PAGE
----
EXCLUSIVE: In written testimony this week, President Biden’s top pick to lead the Bureau of Alcohol, Tobacco, Firearms, and Explosives (ATF), David Chipman, told the Senate Judiciary Committee he had never lost possession of a personal firearm or service weapon, but some lawmakers are unconvinced. 

Four GOP senators — Tom Cotton of Arkansas, Ted Cruz of Texas, Mike Lee of Utah, and Judiciary ranking member Chuck Grassley of Iowa all had the same question for the retired ATF agent -- did he ever misplace or have his firearm stolen?


Chipman wrote back to each senator with a definite "No," according to testimony obtained by Fox News. 

But a Senate staffer said their office has received information suggesting that Chipman’s answer may not be true, and they are still looking into the matter.

A separate source familiar with the allegations told Fox News that "Senate staff continue their inquiries about Chipman’s mishandling of service weapons."

The White House defended the president's nominee and said, "David Chipman served honorably in law enforcement for 25 years – promoted into positions of trust and management at the ATF, participating in complex investigations, and putting himself in harm’s way as a member of the Bureau’s SWAT team," White House spokesperson Michael Gwin told Fox News.

"Chipman stated to Congress these allegations are flat-out false, and leading law enforcement organizations are supporting his nomination to lead ATF," he added.

A former ATF agent who served under Chipman told Fox News the allegations could be easily verified by checking federal and local law enforcement records. 

"There's going to be reports that would be made, interviews would be done, the ATF would have to contact the local police department, contact the National Crime Information Center," Todd Bowden explained. 

"The fact that this is the first time I'm hearing about it is highly suspect,"  he said. 

In a May letter to Senate Majority Leader Chuck Schumer and Minority Leader Mitch McConnell, Bowden expressed his support for Chipman and urged the Senate to confirm him as director of ATF.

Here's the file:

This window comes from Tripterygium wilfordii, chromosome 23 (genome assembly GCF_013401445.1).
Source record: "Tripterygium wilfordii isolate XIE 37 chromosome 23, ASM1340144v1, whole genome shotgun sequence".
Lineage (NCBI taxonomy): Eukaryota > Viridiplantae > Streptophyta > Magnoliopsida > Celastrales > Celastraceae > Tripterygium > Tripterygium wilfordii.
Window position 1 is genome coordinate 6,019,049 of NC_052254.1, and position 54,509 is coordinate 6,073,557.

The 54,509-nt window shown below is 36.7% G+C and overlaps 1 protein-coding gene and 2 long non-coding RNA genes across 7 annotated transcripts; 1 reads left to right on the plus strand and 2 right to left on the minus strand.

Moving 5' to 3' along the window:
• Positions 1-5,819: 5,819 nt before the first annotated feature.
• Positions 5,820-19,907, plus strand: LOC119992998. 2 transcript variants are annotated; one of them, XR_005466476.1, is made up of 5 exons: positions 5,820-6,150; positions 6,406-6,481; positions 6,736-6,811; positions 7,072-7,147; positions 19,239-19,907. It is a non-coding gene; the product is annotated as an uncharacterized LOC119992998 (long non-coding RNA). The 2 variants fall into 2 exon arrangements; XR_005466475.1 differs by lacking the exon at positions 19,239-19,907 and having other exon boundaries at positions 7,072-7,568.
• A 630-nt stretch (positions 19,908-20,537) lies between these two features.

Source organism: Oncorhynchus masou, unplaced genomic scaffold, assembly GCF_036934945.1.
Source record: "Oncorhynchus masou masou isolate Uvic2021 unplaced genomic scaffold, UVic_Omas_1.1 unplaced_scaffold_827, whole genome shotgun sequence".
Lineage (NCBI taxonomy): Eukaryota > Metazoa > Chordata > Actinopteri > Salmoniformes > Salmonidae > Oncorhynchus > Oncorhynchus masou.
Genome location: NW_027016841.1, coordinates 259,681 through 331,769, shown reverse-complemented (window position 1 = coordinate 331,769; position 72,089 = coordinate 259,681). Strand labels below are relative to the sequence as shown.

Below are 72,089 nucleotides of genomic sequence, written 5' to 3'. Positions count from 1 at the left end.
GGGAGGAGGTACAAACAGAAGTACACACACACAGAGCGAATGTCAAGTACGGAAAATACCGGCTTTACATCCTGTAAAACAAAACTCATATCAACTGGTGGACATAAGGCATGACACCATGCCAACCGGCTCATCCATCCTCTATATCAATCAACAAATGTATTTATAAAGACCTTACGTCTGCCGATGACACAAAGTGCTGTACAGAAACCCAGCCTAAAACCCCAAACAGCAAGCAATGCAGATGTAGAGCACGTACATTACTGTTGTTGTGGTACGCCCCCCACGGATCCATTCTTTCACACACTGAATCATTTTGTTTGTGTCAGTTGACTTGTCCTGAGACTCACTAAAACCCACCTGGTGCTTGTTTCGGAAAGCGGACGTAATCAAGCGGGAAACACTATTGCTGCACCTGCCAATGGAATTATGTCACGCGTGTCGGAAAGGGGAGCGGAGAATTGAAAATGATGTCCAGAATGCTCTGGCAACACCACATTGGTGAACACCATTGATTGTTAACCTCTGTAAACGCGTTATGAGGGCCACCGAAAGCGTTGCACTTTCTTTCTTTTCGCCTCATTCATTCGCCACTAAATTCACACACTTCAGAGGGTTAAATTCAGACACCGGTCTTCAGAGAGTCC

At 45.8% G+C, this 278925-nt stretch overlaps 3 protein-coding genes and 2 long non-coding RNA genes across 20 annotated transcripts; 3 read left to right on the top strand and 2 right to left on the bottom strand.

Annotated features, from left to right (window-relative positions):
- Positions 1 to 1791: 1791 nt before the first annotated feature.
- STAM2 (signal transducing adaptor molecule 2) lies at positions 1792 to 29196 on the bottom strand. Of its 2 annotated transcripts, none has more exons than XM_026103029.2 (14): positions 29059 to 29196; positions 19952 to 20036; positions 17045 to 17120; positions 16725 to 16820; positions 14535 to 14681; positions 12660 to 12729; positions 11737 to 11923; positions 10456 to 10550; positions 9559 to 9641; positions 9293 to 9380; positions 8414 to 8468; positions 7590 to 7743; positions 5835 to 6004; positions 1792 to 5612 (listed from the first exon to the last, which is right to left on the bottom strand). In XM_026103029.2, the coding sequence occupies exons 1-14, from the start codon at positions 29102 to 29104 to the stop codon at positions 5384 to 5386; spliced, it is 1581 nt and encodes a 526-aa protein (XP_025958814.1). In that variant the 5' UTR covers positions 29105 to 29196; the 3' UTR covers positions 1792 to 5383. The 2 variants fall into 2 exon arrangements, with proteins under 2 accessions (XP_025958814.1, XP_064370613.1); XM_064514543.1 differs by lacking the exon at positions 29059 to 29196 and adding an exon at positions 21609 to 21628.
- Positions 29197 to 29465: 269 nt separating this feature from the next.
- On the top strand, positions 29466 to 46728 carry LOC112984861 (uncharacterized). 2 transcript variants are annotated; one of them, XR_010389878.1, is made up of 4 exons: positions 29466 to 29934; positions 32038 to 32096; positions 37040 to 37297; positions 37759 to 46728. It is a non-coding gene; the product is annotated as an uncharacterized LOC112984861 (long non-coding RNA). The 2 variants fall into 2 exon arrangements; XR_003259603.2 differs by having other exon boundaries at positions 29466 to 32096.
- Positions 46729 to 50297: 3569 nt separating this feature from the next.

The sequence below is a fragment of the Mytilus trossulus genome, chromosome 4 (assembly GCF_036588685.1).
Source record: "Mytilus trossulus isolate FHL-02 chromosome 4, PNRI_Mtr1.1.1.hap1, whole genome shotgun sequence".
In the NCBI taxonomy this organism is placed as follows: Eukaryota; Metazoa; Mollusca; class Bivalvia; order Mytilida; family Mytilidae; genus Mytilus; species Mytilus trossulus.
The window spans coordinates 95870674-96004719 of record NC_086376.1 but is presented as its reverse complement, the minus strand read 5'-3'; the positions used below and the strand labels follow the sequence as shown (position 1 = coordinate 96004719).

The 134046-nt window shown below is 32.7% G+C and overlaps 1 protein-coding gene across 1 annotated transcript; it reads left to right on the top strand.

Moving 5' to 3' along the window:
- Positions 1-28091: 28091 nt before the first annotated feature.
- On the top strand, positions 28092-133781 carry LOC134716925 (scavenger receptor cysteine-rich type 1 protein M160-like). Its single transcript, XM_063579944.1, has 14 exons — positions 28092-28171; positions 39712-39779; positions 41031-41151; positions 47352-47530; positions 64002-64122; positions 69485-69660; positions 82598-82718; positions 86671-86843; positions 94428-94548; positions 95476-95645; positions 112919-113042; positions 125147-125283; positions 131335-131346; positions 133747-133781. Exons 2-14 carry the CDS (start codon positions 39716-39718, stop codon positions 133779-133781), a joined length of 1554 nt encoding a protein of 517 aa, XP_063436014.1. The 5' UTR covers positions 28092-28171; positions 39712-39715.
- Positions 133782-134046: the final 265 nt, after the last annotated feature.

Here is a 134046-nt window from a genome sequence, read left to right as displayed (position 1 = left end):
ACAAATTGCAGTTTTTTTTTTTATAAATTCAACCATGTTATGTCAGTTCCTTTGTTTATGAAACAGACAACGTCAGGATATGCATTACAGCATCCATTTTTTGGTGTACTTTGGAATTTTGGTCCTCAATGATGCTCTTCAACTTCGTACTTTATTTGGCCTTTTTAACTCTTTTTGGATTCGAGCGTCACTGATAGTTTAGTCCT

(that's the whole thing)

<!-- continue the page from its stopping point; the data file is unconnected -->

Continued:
The ATF told Fox News that after completing a record check, "There is no record of any of Mr. Chipman’s weapons being lost or stolen."

The 25-year ATF veteran was also pressed by GOP senators on his previous support for a federal ban on automatic weapons and the semiautomatic AR-15.


Late last month Chipman, a senior policy adviser for the gun-control advocacy group Giffords -- named after former Rep. Gabby Giffords, who survived a 2011 shooting -- said he backed a ban targeting AR-15s.

"With respect to the AR-15, I support a ban as has been presented in a Senate bill and supported by the president," he told Cruz. 

But in his written testimony submitted to GOP lawmakers Monday night, Chipman was more circumspect.

"If I am confirmed as ATF Director, I would enforce the laws on the books. I would not have the unilateral authority to enact a ban on AR-15s," he told Sen. Lindsay Graham in answer to which other firearms he would support banning.


Chipman has repeatedly called on Congress to define the term "assault weapon" in order to more efficiently regulate firearms.

Chipman’s nomination is listed for markup by the Senate Judiciary Committee Thursday. 

Fox News' Kelly Laco contributed to this report.